Craft & Design Science
Math Monday: An Octahedron in a Balloon

By George Hart for the Museum of Mathematics


You may know how to make a ship in a bottle, but how would you make this octahedron in a balloon? The twelve edges of the octahedron are made of strips of blue balloon rubber, glued to the inside of the clear balloon at the six vertices. Think of how you might make this before reading my solution below.

I did it by first making a spherical octahedron on the outside of the balloon. It is glued with rubber cement at the six cardinal points: top, bottom, left, right, front, back.

Then I untied the slip knot to let the air out of the balloon, carefully turned it inside out, and reinflated it.

If you master this technique, the next step is to try to make a nice cube. And be sure to send me a photo if you can make the compound of five tetrahedra in five different colors.

See all of George Hart’s Math Monday columns

10 thoughts on “Math Monday: An Octahedron in a Balloon

  1. Ok, here’s an idea I’ve been bouncing around: Vacuum-filled balloons.There’s no way they can be anything but lighter than air. You just need a vessel that can withstand atmospheric pressure, which is what? 15 psi? Make some kind of lightweight carbon/kevlar chamber about the size of a weather balloon and instead of filling it up with something, you suck all the air out. It has to float like a helium balloon.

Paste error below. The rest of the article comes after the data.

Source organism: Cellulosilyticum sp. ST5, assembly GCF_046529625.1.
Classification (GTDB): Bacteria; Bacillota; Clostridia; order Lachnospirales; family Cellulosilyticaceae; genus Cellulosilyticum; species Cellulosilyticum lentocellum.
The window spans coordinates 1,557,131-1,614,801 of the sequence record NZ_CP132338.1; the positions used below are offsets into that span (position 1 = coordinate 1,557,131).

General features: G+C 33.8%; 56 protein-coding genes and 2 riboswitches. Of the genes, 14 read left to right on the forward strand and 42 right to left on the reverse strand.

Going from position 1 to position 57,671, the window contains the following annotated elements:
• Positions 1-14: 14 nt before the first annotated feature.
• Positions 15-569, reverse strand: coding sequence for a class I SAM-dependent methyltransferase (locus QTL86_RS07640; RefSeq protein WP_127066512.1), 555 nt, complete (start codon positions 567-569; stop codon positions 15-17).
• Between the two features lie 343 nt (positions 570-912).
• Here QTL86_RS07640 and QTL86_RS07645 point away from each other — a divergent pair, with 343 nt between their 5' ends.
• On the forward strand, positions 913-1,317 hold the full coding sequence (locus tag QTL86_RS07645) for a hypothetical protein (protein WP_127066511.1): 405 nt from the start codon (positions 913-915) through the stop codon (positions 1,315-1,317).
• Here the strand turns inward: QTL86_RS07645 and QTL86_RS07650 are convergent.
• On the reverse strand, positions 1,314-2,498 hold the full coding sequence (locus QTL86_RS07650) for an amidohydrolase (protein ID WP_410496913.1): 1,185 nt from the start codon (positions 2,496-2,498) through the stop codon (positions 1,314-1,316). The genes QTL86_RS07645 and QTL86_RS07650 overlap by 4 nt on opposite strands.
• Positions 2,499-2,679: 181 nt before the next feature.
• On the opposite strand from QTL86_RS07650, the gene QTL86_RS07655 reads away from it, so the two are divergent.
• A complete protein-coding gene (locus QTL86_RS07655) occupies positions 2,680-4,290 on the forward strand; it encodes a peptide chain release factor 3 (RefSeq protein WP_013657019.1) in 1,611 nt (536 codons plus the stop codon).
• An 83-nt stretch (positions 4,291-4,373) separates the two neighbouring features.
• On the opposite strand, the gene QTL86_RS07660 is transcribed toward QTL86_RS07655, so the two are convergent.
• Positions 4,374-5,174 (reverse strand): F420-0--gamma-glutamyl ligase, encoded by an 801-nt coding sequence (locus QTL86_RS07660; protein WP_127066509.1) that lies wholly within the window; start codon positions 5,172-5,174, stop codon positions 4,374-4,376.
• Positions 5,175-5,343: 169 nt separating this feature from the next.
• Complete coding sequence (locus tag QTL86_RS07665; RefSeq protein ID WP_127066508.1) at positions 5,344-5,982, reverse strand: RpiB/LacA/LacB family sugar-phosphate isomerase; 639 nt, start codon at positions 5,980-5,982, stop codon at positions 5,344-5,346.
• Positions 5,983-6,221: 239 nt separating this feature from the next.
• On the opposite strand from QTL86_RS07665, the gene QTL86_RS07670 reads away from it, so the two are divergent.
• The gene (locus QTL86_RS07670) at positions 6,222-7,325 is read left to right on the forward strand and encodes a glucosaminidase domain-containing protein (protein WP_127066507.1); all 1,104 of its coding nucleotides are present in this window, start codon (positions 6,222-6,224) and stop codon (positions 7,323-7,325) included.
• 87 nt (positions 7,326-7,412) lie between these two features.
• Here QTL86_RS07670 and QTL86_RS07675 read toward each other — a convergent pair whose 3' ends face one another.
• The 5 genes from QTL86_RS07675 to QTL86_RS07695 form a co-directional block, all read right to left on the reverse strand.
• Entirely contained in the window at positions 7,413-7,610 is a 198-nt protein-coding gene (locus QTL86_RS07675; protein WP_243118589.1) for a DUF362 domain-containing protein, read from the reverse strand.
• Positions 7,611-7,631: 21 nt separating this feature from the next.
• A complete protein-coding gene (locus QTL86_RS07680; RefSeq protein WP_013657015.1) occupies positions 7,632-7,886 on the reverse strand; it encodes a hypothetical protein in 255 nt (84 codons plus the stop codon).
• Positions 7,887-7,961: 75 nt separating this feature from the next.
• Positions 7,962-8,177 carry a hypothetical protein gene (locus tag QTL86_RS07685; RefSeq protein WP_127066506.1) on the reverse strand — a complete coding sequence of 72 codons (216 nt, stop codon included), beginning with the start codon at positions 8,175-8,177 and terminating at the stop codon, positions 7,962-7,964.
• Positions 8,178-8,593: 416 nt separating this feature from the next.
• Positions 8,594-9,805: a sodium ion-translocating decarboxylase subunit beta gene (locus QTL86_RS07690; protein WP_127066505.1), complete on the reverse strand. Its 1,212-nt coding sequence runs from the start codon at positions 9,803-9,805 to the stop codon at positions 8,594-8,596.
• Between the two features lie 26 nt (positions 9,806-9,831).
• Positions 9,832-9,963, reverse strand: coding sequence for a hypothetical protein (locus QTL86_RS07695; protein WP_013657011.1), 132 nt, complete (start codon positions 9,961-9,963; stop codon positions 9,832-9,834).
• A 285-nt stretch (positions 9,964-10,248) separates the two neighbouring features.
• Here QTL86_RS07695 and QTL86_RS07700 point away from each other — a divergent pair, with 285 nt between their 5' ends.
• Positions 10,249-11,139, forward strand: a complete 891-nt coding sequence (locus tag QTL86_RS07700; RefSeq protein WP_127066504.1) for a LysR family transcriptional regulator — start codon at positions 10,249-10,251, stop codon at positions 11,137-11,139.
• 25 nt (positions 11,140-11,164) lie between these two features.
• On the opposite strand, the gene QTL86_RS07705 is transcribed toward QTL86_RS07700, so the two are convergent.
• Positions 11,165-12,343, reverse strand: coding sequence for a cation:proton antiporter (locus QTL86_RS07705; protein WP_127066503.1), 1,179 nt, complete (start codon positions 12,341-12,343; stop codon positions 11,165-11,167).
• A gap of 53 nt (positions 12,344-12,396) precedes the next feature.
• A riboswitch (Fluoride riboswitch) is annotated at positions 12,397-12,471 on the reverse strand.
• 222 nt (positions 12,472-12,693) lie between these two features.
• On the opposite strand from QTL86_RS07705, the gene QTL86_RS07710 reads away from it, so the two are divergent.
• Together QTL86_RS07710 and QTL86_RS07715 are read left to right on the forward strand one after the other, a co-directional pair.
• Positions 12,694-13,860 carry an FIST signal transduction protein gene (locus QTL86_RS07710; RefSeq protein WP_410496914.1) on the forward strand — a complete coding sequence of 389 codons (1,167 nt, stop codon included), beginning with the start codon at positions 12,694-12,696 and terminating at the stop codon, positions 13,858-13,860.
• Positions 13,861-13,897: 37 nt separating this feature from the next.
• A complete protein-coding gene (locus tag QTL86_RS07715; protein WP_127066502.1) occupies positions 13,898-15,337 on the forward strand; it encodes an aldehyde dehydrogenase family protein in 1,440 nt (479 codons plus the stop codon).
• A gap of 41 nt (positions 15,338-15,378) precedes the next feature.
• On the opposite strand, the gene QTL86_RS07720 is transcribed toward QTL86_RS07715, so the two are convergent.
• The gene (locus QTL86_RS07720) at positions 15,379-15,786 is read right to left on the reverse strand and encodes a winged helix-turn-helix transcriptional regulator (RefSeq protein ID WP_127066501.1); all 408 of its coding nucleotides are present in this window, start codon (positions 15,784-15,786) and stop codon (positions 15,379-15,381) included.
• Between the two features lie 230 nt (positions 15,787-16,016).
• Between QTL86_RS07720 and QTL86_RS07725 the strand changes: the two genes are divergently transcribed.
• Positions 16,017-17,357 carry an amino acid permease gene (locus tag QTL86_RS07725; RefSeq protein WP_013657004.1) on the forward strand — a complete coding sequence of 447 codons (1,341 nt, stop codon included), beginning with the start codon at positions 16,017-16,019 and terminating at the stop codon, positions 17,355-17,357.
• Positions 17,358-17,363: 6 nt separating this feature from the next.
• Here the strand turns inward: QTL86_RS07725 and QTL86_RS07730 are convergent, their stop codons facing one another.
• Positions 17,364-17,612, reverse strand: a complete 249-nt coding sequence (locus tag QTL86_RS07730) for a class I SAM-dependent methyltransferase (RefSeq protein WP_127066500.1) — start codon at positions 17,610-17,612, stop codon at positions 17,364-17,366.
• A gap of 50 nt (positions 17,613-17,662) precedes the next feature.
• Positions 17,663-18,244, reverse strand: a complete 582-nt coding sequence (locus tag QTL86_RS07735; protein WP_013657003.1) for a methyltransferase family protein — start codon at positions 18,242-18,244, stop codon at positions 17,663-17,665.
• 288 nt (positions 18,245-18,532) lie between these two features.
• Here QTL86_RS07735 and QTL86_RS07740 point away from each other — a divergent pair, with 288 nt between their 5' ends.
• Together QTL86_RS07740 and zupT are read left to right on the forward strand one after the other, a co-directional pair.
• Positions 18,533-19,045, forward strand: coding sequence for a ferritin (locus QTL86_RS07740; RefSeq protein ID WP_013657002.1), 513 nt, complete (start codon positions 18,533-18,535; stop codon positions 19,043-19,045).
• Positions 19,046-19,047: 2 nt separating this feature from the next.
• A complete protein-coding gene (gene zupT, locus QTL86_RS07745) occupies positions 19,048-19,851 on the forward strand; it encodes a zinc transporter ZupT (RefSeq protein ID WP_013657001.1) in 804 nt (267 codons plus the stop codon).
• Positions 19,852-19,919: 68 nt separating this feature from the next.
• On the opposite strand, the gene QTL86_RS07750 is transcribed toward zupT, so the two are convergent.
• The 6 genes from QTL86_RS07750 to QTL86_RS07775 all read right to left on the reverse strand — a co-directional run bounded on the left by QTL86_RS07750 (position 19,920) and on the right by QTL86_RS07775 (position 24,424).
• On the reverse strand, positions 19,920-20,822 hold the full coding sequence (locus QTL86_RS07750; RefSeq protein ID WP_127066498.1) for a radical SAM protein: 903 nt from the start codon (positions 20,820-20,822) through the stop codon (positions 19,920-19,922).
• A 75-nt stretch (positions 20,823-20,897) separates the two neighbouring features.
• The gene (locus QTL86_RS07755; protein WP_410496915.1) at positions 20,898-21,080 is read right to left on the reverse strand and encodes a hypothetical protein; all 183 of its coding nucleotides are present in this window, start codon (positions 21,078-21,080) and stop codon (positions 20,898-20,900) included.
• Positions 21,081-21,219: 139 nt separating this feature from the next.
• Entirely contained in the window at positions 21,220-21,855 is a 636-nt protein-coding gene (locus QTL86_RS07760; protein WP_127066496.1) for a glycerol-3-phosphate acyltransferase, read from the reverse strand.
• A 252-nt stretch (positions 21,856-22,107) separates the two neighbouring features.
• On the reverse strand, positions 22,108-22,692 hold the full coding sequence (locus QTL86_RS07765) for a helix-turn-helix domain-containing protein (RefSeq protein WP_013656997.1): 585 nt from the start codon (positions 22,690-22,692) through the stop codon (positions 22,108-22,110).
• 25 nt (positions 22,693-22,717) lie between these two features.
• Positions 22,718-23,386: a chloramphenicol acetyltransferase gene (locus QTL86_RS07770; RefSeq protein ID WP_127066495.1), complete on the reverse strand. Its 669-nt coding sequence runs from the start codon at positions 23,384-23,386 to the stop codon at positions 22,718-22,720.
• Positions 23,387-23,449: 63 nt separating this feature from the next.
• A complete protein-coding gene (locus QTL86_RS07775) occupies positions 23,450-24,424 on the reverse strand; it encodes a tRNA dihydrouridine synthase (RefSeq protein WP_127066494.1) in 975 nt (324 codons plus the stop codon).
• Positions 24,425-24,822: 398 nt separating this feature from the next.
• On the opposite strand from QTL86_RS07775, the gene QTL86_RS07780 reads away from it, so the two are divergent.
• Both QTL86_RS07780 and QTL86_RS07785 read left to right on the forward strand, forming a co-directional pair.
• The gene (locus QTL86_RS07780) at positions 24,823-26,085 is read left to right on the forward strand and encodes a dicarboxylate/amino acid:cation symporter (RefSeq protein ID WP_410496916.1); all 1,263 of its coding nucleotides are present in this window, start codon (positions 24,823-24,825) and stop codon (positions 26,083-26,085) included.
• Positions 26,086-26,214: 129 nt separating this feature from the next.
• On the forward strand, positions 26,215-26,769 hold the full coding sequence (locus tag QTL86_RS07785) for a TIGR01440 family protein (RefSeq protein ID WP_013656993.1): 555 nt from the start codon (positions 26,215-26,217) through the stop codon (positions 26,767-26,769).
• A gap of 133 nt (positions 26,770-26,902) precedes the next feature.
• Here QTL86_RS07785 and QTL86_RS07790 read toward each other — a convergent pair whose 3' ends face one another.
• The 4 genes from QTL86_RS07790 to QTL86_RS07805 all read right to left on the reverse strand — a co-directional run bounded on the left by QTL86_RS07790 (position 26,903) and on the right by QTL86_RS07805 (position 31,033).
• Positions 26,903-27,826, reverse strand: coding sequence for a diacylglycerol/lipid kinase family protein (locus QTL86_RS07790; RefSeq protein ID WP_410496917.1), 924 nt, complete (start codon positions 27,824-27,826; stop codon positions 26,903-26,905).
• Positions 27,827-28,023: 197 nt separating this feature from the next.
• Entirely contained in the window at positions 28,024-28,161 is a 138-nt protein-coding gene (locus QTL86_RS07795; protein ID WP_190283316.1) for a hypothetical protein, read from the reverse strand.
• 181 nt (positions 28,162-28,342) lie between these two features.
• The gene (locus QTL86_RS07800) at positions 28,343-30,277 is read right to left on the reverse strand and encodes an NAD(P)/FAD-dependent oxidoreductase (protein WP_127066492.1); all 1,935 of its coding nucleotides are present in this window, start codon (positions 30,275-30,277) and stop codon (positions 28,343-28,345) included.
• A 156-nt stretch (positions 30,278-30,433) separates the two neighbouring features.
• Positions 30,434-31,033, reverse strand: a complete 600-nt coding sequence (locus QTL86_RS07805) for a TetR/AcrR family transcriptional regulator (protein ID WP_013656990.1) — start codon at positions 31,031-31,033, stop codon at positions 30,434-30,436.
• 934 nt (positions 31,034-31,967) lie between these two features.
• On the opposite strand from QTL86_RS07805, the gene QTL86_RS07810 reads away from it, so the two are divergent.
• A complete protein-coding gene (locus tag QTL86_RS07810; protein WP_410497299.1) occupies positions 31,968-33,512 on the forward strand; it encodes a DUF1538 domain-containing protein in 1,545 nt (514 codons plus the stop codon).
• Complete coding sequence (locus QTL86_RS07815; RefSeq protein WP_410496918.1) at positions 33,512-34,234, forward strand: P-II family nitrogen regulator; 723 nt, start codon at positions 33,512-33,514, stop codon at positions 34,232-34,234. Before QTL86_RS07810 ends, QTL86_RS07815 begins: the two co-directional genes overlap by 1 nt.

Maybe you can’t achieve perfect vacuum, but 75% would be fine. Heck, 50% would probably still float. I’m thinking there’s got to be a way to get that done.

    1. This stirred up an old memory, so I did a quick search of the Usenet archives.  I found this thread from 1997:

      The idea comes up once in a while, but as this thread mentions, the density of hydrogen or helium is so low that you don’t gain much from enclosing a vacuum, but any rigid structure is likely to be much heavier than an equivalent elastic structure.

      If it wasn’t NaNoWriMo, and if I wasn’t 8000 words behind, it would be fun to work out the theoretical limits …

      1. Well I’m not one to be so easily dissuaded. We’ve come a long way since 1997. There’s materials that are incredibly strong and lightweight like aerogels. Maybe a large sponge of such a material wrapped in an airtight coating could achieve the effect.

        There’s no reason it has to be a single, huge vessel. Maybe by nesting vessels containing successively smaller pressure, you could achieve a combined strength and buoyancy. Maybe you could create a foam of bubbles containing vacuum. Maybe complete neutral buoyancy is the wrong goal. Maybe there is an advantage in simply being lighter.

        Instead of putting so much effort into proving why it won’t work, why not put some thought into thinking of a way it could work? When people present ideas, you could use it as a source of ideation for yourself instead of an ego-gratifying endzone dance where you’ve done nothing but shut down a conversation that might have gone somewhere fascinating?

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Gareth Branwyn is a freelance writer and the former Editorial Director of Maker Media. He is the author or editor of over a dozen books on technology, DIY, and geek culture. He is currently a contributor to Boing Boing, Wink Books, and Wink Fun. And he has a new best-of writing collection and “lazy man’s memoir,” called Borg Like Me.

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